The world has gone crazy in the last couple of weeks. What could be the reason for such sudden turbulence? Is it due to any conflict between two super powers of the world? Did some popular leader get assassinated? Or is it a revolution against an autocratic military rule? No, it isn’t. The reason is the 14-minute amateur video in YouTube of an anti-Islam film named “Innocence of Muslims” made by a Coptic Christian in America. It has turned the world upside down.

There are two kinds of people in the picture. Those who are in support of the film wants to uphold the principles of freedom of speech, which is an integral part of a democracy. Those who are protesting against it, they are deeply offended by the depiction of Prophet Muhammad in the film. Whichever side you wish to join in, this film has caused violence and unrest in many countries for real.

Mahmoud Ahmadinejad, the President of Iran said, “In return for (allowing) the ugliest insults to the divine messenger, they-the West- raise the slogan of respect of freedom of speech.” Freedom of speech is the most cherished and precious rights of a man. We can opine, criticize, and talk freely on any subject without any fear or punitive action. But freedom of speech does not give the license to spread hatred, bigotry and Islamophobia. It is a very fine line between criticism and insult. For a mere criticism the right of free speech cannot be denied to anyone. But insult in the pretext of freedom of speech is unethical.

“The most stringent protection of free speech would not protect a man in falsely shouting fire in a theatre and causing a panic”, the most famous opinion on free speech written by Justice Oliver Wendell Holmes, Jr. To get offended by something is subjective. For so many people around the world to take to the streets and run riot, you sure have crossed the line.

When a mere depiction of Prophet Muhammad has a history of violence, the issue is highly sensitive. It is a spark waiting to ignite a ravaging fire. By equating “man plus X equals Islamic Terrorist”, calling Muhammad – the bastard, and ridiculing him as a womanizer, child molester and homosexual, it is highly unlikely that there won’t be any reactions. No one has the right to insult Islam even if they do not follow the prophet. So the only point in making this film is to disrupt the peace and harmony.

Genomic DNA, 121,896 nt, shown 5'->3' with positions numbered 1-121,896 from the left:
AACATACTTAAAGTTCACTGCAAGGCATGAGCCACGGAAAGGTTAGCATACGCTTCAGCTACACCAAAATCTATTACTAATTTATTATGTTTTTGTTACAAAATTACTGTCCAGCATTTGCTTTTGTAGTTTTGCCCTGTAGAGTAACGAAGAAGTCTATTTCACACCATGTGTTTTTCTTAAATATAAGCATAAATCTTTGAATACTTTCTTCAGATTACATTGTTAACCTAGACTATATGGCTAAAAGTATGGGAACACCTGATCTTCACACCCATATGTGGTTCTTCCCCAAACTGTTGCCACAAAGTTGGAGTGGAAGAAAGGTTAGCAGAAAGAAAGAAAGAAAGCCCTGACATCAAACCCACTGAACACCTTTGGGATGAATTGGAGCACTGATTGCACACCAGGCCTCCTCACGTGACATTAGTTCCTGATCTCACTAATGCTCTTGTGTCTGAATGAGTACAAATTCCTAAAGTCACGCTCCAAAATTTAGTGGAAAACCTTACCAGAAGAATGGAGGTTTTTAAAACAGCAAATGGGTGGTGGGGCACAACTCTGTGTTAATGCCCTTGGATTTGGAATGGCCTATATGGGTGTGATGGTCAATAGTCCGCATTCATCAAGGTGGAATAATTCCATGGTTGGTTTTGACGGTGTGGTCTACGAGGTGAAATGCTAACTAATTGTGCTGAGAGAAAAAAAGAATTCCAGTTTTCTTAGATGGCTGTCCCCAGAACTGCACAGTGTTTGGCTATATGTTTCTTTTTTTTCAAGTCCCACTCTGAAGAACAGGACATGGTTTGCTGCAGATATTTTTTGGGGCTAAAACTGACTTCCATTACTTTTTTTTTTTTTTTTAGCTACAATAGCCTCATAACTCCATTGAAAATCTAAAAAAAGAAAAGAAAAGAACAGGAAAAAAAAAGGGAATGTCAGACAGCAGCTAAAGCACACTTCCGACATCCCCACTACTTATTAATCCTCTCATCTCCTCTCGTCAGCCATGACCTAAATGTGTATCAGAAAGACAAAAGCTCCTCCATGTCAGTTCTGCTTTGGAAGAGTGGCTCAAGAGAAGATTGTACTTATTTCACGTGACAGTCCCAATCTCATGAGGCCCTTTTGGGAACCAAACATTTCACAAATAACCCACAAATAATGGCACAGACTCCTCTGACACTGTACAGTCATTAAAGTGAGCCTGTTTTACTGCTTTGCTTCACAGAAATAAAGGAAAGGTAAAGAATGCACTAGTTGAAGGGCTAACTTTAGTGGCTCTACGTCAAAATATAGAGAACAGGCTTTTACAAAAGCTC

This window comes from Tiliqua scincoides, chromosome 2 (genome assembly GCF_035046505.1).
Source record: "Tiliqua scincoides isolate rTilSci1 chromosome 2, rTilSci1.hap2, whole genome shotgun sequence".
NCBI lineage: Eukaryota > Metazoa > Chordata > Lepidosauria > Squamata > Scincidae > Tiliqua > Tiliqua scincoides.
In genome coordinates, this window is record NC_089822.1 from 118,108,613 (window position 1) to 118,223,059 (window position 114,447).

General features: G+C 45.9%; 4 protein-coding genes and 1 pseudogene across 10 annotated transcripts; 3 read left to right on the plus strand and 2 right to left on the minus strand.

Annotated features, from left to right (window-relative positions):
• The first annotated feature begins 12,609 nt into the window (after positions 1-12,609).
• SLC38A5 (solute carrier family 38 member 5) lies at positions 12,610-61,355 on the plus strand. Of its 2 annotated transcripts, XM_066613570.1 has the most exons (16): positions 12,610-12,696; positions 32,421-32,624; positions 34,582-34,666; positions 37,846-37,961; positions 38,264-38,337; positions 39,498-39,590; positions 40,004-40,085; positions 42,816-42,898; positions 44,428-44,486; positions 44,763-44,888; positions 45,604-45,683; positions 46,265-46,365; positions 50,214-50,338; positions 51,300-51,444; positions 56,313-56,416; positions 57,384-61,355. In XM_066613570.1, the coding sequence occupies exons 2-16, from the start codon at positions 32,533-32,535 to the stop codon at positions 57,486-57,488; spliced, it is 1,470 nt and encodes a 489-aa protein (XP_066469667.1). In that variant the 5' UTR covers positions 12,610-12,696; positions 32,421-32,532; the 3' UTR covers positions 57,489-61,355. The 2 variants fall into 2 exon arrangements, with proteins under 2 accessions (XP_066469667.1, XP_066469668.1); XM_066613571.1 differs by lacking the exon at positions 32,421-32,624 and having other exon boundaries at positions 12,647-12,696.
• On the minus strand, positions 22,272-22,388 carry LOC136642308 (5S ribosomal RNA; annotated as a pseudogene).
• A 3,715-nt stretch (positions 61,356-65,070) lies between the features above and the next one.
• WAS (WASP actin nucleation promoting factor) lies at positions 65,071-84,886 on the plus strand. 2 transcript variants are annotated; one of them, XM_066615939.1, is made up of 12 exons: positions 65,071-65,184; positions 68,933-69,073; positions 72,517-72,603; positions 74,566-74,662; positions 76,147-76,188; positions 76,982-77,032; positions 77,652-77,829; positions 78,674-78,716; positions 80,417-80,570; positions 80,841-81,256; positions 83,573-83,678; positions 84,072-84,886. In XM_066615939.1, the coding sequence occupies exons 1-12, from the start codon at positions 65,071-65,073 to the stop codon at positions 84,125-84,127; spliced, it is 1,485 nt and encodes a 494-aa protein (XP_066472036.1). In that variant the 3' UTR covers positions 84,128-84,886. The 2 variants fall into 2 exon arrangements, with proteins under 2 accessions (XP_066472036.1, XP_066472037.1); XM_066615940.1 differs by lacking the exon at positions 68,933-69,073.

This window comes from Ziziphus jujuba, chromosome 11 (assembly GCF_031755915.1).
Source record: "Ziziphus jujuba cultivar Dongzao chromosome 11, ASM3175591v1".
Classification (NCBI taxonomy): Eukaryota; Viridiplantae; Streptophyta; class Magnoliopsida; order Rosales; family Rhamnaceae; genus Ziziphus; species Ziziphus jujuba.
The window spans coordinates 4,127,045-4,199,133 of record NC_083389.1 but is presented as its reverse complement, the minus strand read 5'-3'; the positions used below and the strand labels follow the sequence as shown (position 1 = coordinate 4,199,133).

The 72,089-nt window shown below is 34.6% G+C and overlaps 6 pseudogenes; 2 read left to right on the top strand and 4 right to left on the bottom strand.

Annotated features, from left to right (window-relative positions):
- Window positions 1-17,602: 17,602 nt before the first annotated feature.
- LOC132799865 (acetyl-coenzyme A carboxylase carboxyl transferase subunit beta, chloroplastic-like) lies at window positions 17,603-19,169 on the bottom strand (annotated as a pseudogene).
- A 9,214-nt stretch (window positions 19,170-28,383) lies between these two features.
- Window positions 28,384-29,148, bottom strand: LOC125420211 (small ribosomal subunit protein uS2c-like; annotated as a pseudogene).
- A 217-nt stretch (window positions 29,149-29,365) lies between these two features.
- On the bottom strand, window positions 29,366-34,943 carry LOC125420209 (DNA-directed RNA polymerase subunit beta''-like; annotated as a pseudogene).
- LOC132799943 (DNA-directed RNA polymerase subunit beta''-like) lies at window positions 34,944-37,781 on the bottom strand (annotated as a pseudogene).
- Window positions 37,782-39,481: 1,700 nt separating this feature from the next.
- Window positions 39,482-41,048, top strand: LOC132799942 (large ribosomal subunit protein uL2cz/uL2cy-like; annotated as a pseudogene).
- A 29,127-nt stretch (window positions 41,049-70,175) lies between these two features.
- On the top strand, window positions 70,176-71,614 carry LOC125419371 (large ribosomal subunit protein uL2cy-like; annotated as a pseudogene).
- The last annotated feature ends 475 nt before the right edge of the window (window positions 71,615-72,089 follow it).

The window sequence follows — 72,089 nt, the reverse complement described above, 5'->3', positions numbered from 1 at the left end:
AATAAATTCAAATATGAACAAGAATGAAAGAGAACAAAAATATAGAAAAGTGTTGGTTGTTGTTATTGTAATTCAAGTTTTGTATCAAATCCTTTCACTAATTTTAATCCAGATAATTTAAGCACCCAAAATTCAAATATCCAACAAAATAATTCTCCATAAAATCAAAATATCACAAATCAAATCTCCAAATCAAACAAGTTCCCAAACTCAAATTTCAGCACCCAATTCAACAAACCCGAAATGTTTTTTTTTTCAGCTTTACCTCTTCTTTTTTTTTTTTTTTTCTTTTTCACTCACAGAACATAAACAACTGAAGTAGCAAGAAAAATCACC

But violence in the streets is not the answer for discontent. The right of peaceful protest is a vital part of democracy. No religion in the world encourages violence. All those rebels who are protesting and killing people in the name of God, are insulting the Prophet themselves. The way they are reacting they are giving an impression that Islam is a religion of intolerance and war when actually it is not.

When Pakistan observed ‘Love the Prophet Day’ what actually unfolded was violence in the name of the Prophet. At least 23 innocent lives and livelihood were lost as the protesters went on a rampage. Some reports suggest that Ghulam Ahmad Bilour, a Pakistan cabinet member offered a $100,000 reward for the death of the filmmaker. Is death the solution to all the world’s problems? The Muslim extremists are creating instability in their own regions by rioting in their backyard. They themselves are the real losers in this whole episode.

Every American is now looked upon with suspicion. Some lunatic American made a film about the Prophet and the US Embassies came under attack. But should Americans complain? After 9/11 every Muslim was being looked upon with suspicion by the Americans. The tables have turned now. Just as every Muslim is not a terrorist every American is not anti Islam. But in the midst of all the ruckus people are dying. Just spare a thought for them.